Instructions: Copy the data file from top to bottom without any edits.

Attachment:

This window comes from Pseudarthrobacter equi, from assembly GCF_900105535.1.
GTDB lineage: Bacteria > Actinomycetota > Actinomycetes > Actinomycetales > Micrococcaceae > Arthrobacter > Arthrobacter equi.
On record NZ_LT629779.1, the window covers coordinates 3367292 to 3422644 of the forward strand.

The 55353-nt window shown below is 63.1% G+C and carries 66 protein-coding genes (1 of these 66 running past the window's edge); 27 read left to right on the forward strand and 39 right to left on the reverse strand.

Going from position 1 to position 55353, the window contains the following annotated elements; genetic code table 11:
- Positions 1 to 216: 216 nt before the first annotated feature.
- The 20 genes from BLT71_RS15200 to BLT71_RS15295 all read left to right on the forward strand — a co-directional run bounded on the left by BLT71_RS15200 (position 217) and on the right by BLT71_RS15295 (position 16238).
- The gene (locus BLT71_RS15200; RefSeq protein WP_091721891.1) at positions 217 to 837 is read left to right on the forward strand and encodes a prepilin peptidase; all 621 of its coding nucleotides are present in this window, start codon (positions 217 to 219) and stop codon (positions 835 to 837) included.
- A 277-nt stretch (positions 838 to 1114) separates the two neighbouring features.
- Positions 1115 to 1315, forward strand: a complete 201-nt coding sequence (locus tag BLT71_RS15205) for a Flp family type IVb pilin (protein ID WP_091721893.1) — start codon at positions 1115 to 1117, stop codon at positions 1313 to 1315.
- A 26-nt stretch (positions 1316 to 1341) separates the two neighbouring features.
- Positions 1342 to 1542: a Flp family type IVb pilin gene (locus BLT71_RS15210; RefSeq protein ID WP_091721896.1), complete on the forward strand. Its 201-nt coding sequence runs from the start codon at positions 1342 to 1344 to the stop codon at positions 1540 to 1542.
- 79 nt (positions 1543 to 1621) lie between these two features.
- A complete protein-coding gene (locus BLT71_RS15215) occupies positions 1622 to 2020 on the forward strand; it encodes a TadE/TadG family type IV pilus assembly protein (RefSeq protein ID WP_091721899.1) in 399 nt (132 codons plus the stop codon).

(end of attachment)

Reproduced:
This window comes from Pseudarthrobacter equi, from assembly GCF_900105535.1.
GTDB lineage: Bacteria > Actinomycetota > Actinomycetes > Actinomycetales > Micrococcaceae > Arthrobacter > Arthrobacter equi.
On record NZ_LT629779.1, the window covers coordinates 3367292 to 3422644 of the forward strand.

The 55353-nt window shown below is 63.1% G+C and carries 66 protein-coding genes (1 of these 66 running past the window's edge); 27 read left to right on the forward strand and 39 right to left on the reverse strand.

Going from position 1 to position 55353, the window contains the following annotated elements; genetic code table 11:
- Positions 1 to 216: 216 nt before the first annotated feature.
- The 20 genes from BLT71_RS15200 to BLT71_RS15295 all read left to right on the forward strand — a co-directional run bounded on the left by BLT71_RS15200 (position 217) and on the right by BLT71_RS15295 (position 16238).
- The gene (locus BLT71_RS15200; RefSeq protein WP_091721891.1) at positions 217 to 837 is read left to right on the forward strand and encodes a prepilin peptidase; all 621 of its coding nucleotides are present in this window, start codon (positions 217 to 219) and stop codon (positions 835 to 837) included.
- A 277-nt stretch (positions 838 to 1114) separates the two neighbouring features.
- Positions 1115 to 1315, forward strand: a complete 201-nt coding sequence (locus tag BLT71_RS15205) for a Flp family type IVb pilin (protein ID WP_091721893.1) — start codon at positions 1115 to 1117, stop codon at positions 1313 to 1315.
- A 26-nt stretch (positions 1316 to 1341) separates the two neighbouring features.
- Positions 1342 to 1542: a Flp family type IVb pilin gene (locus BLT71_RS15210; RefSeq protein ID WP_091721896.1), complete on the forward strand. Its 201-nt coding sequence runs from the start codon at positions 1342 to 1344 to the stop codon at positions 1540 to 1542.
- 79 nt (positions 1543 to 1621) lie between these two features.
- A complete protein-coding gene (locus BLT71_RS15215) occupies positions 1622 to 2020 on the forward strand; it encodes a TadE/TadG family type IV pilus assembly protein (RefSeq protein ID WP_091721899.1) in 399 nt (132 codons plus the stop codon).